• March 6, 2016

    From childhood, you have been told not to interrupt others. And this is good advice. Interrupting the automatic functioning of attention in other people makes them more prone to accidents and sudden mood shifts. But intentionally interrupting yourself is another matter.

    Most of you have probably heard of Gurdjieff’s famous stop exercise. This is an example of interrupting others which can perhaps be defended by the fact that it occurred in a school among people who had agreed to the exercise. How would I interrupt myself? And why?

    Let’s deal with the ‘why’ first. My sleeping life consists of the flow of automatic attention through a sequence of habitual so-called emotional states. These emotional states, sensations really, are rooted in the body where they fuel the superstructure of the personality, a linked series of identities usually constructed around social roles and related self-images such as parent, worker, victim, child, femme fatale, critic, bon vivant. These identities are recognizable by repeated postures, gestures and speech patterns which project a measure of coherence. The cherry on top is a personal story or history which explains who I am and why, available at the drop of a hat (just ask). All of this is automatically triggered by my reaction to my environment which is continuously being monitored by my automatic attention. My automatic attention reads what is going on and selects the appropriate identity. Voila! Here ‘I’ am.

    The basic integrity of this haphazard and somewhat flimsy structure depends upon the sensation-states of the body. Any sort of interruption can throw ‘me’ into dysfunction, potentially making possible, or even requiring, a momentary engagement of voluntary attention. Begin with a shower. Shave left before right. Left shoe first. Toast and coffee by eight. These seemingly unimportant but never varying little details allow the parade of appropriate identities to proceed without disruption, in fact without even being noticed. That’s why we call it sleep. The Sufis also call it heedlessness because the automatic functioning makes it possible for me to be essentially unaware of what is going on around me.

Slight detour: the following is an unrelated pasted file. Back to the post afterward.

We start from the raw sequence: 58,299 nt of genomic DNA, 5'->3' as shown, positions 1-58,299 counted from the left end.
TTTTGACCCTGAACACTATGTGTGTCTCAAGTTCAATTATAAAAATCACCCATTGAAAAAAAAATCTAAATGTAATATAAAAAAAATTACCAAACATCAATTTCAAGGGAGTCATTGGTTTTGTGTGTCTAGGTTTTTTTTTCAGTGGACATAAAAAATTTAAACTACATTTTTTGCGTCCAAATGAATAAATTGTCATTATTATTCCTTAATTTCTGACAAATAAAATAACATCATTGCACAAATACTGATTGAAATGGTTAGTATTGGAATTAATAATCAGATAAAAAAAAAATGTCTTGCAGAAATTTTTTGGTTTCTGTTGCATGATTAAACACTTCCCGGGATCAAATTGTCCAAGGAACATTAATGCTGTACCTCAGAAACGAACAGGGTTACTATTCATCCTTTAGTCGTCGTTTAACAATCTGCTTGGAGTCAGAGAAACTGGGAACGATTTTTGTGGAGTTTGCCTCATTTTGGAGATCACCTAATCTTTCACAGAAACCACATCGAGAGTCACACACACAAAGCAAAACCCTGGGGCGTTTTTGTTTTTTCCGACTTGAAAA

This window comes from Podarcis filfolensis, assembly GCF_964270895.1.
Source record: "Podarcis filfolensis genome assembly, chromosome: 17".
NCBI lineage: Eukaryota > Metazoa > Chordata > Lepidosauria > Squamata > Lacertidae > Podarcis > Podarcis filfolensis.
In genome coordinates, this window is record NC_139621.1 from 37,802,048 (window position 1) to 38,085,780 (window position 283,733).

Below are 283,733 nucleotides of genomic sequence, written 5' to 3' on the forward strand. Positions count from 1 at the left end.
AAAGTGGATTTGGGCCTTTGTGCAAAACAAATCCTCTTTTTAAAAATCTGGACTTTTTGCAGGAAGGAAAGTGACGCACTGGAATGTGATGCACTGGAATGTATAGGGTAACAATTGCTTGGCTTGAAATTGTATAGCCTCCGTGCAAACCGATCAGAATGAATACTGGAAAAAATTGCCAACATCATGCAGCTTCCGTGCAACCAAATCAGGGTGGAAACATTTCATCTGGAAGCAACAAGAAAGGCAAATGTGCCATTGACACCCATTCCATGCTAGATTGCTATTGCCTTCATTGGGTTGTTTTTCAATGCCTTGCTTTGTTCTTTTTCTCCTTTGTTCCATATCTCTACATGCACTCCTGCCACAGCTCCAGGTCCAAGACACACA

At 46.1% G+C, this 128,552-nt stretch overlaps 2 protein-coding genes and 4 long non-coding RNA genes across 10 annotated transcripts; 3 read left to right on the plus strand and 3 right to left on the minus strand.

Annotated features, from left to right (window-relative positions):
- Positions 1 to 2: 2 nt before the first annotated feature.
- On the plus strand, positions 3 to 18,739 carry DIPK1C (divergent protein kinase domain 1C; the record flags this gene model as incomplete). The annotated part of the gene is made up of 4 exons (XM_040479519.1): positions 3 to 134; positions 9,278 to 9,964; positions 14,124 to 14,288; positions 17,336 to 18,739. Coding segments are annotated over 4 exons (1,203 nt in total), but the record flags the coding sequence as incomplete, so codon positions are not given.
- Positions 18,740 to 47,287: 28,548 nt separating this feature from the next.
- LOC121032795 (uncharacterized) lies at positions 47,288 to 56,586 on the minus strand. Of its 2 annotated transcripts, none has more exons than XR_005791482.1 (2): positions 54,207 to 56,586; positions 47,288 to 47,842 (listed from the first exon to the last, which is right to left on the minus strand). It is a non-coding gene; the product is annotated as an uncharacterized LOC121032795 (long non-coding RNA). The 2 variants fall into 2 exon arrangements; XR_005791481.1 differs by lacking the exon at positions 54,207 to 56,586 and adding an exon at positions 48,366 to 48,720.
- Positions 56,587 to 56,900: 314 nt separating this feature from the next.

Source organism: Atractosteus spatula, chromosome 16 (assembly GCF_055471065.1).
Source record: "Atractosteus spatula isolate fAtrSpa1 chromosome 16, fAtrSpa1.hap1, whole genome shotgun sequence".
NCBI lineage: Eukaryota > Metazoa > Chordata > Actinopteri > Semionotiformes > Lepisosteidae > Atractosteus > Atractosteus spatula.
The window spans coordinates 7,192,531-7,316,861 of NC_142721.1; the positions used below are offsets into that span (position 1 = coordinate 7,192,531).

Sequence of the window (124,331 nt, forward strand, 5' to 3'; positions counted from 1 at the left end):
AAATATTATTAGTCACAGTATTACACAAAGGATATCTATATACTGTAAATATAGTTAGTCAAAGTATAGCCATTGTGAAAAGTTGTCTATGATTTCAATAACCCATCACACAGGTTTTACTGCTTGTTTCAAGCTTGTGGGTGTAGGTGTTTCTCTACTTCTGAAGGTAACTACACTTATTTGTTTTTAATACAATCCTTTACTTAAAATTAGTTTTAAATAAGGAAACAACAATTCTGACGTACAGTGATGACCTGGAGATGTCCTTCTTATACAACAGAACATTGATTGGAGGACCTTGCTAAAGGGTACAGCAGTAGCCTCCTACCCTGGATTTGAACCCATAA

Why interrupt the flow? To create a separation, a space for the possibility of observing, engaging voluntary attention, invoking presence, making possible a real response to your environment. How? Get up one hour earlier? Right shoe first? No coffee with breakfast? Pick just one activity and vow to change it. This vow is serious and it must be kept. Take the vow during the activity and repeat it whenever the activity is performed. Every time the activity is performed in the old way, it must be redone. You will establish a trigger to observe yourself every time you do it. This work can be done on your own.

    In the work group, you will have many opportunities to interrupt others, either directly or by ceasing to listen. Learn to withhold the impulse to interrupt. This is a potent form of interrupting yourself.

    You are entering terra incognita, a land unknown to you. In time, you can claim it as part of your life. Until then, it belongs to sleep.

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  • June 3, 2015

    When we looked into mastery earlier, you talked about checking or withholding the mechanical impulses of the sleeping machine. What is the purpose of making such efforts?

    Humans are biological energy transformers. The one who pursues mastery must limit energy expenditures and transform energy of a lower quality into higher forms which are able to fund real work.